Talk about the video, where did the inspiration for the video take place, who made it, where was it filmed?
For me the inspiration was born in the music at the very beginning of the song where the high piano note hits and my eye opens. I always pictured the image of myself passed out on the piano, and then jolting abruptly awake to the note with my eye being the focus. I talked about making the video with my friend Eric Brandt and shared this idea with him. He expanded on the idea and we came up with a concept that we felt lent itself to the elements of the “drunken” piano, and the country-ish feel of the song. A sort of dream state I would be experiencing in a hybrid 1850’s saloon style/silent movie era meshed with settings from the 50’s, 60’s, and 70’s- In the end all coming full circle to the modern day.
We began working on the storyline for 6 months prior to shooting anything. The process was kind of the exact opposite of the experiences that Eric and I both had with shooting snowboarding where a lot of times you just go out and hope you get a shot. Eric has been one of the key contributors to Absinthe Films for years. Lately, he has been branching out and expanding into a more narrative style. He’s ruling it. You can check out his reel and some of his other work here http://eb-vision.com/
We shot it right at home on the Olympic Peninsula, in Washington State, with the help of some great friends providing acting skills, filling key roles, and hooking up locations. Also, my wife, Natalie Murphy, who is a clothing designer for Roxy and Lib Tech, helped us with the costuming and styling for all the ladies in the video. We did the whole thing pretty guerilla style as far as budgets and sets were concerned, but the planning and prep that we did allowed us to come together and shoot the whole thing over a 4 day span. Eric then went to town and did the edit, using his ideas to create a different visual feel for each scene.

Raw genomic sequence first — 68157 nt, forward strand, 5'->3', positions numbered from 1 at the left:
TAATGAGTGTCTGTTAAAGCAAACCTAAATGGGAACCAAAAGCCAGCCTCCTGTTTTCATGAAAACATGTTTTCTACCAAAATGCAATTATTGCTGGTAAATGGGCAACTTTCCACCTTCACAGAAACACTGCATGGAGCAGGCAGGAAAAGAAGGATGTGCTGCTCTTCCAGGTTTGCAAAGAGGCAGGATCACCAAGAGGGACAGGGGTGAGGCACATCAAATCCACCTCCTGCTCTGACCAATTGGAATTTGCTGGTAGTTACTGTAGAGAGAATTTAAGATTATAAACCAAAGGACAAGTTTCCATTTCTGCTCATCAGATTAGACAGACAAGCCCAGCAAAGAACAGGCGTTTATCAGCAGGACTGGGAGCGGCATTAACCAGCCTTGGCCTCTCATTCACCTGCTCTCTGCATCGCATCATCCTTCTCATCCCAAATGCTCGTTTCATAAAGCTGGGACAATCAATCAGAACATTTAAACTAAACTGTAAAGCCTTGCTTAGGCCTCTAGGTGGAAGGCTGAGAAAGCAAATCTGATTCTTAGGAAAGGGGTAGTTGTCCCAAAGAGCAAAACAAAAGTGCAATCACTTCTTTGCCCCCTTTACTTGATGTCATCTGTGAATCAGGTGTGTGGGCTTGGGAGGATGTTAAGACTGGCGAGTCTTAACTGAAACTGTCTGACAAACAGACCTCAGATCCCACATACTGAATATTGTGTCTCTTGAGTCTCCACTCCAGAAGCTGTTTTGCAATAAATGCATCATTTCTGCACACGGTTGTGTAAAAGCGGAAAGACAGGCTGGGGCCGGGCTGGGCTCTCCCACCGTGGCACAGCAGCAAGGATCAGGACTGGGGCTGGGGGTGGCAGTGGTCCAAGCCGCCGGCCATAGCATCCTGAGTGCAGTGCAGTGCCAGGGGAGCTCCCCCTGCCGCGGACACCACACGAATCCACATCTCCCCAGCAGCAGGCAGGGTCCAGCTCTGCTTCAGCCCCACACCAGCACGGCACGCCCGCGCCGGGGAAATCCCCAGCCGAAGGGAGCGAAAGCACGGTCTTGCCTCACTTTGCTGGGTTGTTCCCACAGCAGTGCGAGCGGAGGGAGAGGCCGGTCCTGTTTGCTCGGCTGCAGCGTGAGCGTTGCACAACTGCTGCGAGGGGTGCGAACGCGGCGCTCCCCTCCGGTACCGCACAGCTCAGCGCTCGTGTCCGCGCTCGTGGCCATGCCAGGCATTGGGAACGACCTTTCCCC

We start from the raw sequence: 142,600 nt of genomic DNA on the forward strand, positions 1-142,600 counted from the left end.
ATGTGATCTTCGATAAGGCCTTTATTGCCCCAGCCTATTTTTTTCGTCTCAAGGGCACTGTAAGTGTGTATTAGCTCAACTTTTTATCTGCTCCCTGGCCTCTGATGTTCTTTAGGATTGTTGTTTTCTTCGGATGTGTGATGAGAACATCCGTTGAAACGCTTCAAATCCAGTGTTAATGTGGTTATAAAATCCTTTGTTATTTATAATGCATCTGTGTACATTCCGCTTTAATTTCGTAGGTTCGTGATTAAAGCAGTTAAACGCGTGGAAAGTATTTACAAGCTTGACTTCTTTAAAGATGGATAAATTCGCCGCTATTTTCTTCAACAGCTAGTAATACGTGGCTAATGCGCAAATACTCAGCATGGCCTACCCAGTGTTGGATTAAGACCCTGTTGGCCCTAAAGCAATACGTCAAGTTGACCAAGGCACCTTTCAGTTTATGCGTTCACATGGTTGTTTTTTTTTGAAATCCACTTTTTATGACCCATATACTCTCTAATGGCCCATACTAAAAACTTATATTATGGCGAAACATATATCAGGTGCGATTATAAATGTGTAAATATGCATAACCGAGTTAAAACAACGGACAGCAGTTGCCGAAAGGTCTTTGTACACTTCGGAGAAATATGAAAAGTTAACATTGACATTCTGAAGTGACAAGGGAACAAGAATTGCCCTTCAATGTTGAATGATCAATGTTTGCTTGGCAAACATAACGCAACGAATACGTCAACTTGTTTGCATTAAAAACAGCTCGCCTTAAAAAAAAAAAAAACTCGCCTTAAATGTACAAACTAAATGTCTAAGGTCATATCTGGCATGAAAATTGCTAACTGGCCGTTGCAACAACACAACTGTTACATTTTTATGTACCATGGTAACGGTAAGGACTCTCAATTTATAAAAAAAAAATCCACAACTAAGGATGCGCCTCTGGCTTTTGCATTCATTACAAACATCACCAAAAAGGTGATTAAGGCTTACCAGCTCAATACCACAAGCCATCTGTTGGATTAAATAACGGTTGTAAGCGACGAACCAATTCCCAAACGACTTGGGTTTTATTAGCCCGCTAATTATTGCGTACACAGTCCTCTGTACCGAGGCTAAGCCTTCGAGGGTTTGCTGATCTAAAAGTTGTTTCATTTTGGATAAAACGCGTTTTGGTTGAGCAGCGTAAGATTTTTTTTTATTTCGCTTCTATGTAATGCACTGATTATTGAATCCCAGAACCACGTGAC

Are you planning on going on tour to support the record?
I am more interested in playing regional shows, instead of an extended tour. I am pretty down right now to combine my love of photography with my music and make some more videos. It’s the perfect combination for me and it’s rad how much visibility you can access by creating within the realm of music and imagery, using the wonder web as a tool to get it all out there.
Do you think recording the record in Seattle had a big influence on the sound of the record?
Yea. I had access to amazing coffee every morning. Mainly though it was the experience of working in a new studio for me. I worked with Pete Remine at Dubtrain in sunny West Seattle. Pete is so connected to a wealth of great musicians in the Seattle area. I was able to bring in different players for different songs if I needed to on a hire basis. On past records it’s been a bit more fixed, but this was a good opportunity to craft every song individually. I played most of the stuff, along with Pete, who’s a great multi instrumentalist, but when we needed to, we were able to bring in some precision players to fit the song.
How long did it take you to grow such a kickass mustache.
It’s been a while for sure and it has gone thru several stages of different kickassness. A lot of it was ramping up for the video, and now it’s just like another one of my kids.
What’s next on the horizon?
Deciding how long the ‘stache remains.
I’m also going to be writing some new songs, finishing my home studio, I’m going on a Chile photo trip with Volcom, chasing surf while at home, and enjoying this amazing life. I once read a quote somewhere, and it still resonates within: “Live every day like it’s your last … and one day you will be right.” That’s the truth.
You can find Scott’s album, Cracks and All, on iTunes right HERE!